Keep Eating What You Love to Get Healthier (Yes, Really!)



Eating healthier doesn't have to mean sacrificing your favorite dishes and desserts. Simple food substitutions and additions can improve the health and nutritional value of your meals while maintaining delicious flavor, said registered dietitian Stacey Antine, founder of HealthBarn USA, an organization that teaches families about nutrition literacy.

Greek Yogurt Instead of Sour Cream

The sour cream in any recipe that calls for it can be replaced with Greek yogurt, Antine said. "Greek yogurt has less fat and gives you so much protein and live cultures that you aren't getting from sour cream," she said. The thick texture makes it perfect for baked potatoes, dips and salad dressings. Mix in some scallions and onion powder to make a veggie dip or mash it with avocado as a mayonnaise substitute. Antine loves using Greek yogurt in her sweet pumpkin pie dip with fresh fruit.


Tofu in Meatballs

Create a healthy meatball by cutting the ground meat in your favorite recipe in half and mashing in firm tofu instead. "It's an excellent way to cut the saturated fat and no one will even know the difference because tofu takes on the flavor of whatever it's with," Antine said. You could even try it in meatloaf, but you may need cheese cloth to get out excess water after mixing the tofu and meat since tofu retains more liquid than meat, Antine said.


Applesauce Instead of Butter or Oil

Replacing butter with applesauce in baked goods is an old trick, but there's a reason for the tradition: It works so well. Antine loves to make a banana chocolate-chip mini muffin with no oil or butter. Her recipe calls for whole wheat flour, mashed bananas, applesauce and egg whites. "No one believes these don't have oil or butter," Antine said.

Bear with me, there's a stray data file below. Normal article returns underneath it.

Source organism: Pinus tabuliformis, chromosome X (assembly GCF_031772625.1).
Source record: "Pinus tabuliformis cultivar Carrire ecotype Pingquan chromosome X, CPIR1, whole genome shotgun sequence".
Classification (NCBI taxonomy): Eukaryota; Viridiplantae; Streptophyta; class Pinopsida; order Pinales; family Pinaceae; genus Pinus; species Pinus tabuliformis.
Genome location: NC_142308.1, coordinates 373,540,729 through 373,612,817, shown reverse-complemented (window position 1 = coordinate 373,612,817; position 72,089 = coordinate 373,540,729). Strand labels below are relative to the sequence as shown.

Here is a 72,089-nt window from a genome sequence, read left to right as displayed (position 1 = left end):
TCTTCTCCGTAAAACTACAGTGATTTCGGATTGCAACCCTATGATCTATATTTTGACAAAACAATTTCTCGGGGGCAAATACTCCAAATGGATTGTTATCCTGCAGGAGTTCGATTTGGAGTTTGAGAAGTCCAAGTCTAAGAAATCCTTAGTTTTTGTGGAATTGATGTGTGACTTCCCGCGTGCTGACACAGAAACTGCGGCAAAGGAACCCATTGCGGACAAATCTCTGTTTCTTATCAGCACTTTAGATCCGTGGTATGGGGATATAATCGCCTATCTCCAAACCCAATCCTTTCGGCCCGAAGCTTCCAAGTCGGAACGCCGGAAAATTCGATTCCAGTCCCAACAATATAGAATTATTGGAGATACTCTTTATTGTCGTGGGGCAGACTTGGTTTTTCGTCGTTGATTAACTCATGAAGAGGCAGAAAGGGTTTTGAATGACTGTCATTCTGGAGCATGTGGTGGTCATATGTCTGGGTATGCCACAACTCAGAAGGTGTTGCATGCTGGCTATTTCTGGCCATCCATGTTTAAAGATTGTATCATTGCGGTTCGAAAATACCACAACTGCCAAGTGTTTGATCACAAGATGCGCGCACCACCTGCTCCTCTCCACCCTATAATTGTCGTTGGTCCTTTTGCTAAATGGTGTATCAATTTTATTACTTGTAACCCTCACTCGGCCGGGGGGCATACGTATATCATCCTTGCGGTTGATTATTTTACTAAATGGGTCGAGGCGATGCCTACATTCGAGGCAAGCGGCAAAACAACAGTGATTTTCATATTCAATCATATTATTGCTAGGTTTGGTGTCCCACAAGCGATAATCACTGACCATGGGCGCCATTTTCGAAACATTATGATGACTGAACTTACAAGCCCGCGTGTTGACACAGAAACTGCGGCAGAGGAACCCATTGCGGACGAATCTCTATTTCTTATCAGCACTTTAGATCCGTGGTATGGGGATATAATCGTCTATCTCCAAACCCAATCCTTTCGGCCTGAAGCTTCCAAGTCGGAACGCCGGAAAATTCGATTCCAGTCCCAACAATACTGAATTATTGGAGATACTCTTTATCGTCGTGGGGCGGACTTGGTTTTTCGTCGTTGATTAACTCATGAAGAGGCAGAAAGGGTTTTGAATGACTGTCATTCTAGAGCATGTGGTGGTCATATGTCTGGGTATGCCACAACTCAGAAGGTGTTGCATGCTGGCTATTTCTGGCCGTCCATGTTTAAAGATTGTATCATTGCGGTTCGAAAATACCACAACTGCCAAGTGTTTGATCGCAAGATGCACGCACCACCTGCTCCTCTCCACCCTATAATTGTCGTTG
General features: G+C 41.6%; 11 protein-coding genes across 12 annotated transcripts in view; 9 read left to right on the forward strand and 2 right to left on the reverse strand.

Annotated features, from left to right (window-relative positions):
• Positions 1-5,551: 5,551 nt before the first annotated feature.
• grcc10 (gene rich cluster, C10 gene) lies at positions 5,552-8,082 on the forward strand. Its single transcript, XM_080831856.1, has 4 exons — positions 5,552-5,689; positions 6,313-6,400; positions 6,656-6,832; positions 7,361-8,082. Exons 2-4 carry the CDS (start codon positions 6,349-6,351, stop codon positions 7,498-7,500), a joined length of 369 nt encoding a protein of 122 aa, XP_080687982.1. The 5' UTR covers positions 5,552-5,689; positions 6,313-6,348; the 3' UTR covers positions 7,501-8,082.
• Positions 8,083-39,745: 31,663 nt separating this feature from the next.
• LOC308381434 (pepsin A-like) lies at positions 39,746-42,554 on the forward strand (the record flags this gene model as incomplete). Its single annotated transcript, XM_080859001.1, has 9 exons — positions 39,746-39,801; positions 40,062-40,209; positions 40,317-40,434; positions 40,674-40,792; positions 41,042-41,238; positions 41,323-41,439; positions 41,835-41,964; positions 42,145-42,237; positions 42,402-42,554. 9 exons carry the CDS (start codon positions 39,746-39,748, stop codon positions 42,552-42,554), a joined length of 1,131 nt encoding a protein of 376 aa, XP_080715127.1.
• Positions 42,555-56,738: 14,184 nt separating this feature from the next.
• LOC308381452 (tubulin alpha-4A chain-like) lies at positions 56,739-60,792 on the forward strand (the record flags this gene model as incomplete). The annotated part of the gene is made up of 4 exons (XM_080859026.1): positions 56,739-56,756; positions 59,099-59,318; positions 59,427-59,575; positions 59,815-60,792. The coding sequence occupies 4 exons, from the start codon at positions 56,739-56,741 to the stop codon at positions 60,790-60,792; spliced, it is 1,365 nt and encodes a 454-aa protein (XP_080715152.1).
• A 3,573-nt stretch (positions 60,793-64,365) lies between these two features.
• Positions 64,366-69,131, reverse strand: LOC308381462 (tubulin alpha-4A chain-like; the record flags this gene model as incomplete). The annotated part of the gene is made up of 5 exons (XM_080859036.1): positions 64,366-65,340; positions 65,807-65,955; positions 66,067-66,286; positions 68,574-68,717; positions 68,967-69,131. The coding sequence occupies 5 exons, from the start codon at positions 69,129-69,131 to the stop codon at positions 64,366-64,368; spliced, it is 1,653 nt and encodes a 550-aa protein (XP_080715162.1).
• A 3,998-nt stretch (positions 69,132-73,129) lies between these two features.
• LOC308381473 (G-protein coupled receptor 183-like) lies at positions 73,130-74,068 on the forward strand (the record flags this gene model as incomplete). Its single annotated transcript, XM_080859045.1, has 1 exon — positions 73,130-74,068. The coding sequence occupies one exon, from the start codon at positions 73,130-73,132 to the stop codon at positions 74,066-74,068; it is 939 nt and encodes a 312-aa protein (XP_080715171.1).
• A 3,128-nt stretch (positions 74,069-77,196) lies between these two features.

Make Your Own Stock

Store-bought chicken or beef broth is often loaded with sodium -- even those labeled low-sodium. The best kind of low-salt stock is one you make yourself by stewing meat or vegetables. Find your favorite stock recipe and make a big batch. Freeze it to use later in soups, sauces and to flavor rice or quinoa. "The best thing about homemade stock is that you know what's in it. Some store-bought stock even have transfats and partially hydrogenated vegetable oil, which is totally unnecessary," Antine said.


Add Seeds

Antine adds ground flax seeds to dishes like granola, soup, pancakes and baked goods. Flax seeds are high in Omega-3 fatty acids that can help lower cholesterol and reduce high blood pressure. To get the best nutritional boost from flax seeds, buy them ground but remember to use them within a few months. "As soon as you grind flax, it starts to break down and oxidize," Antine said.


Instant Milk Instead of Protein Powder

You don't need to buy expensive protein powders, which could contain other additives, to make shakes and smoothies. Antine suggested using powdered milk instead. "Instant milk is cheap. All you need to do is add water and you have a great source of protein for smoothies," Antine said. She also suggested adding the instant milk to baked goods to increase protein.


Silken Tofu Instead of Ice Cream

The texture of silken, or soft, tofu makes it blend easily in your favorite dessert. Mix it with milk and melted chocolate to make a mousse or pudding, or create a chocolate dip that is perfect with fruit. "You get the creaminess of chocolate without a lot of saturated fat," Antine said.


Make Chicken Fishy

You can make a healthier chicken or beef cutlet by using fish instead, Antine said. Tilapia fish is an affordable option; it's a good source of protein and has lower saturated fat than other meats. "Tilapia is easy to get and it's not overly farmed," Antine said. She also suggested serving homemade fish sticks to kids in place of processed chicken nuggets.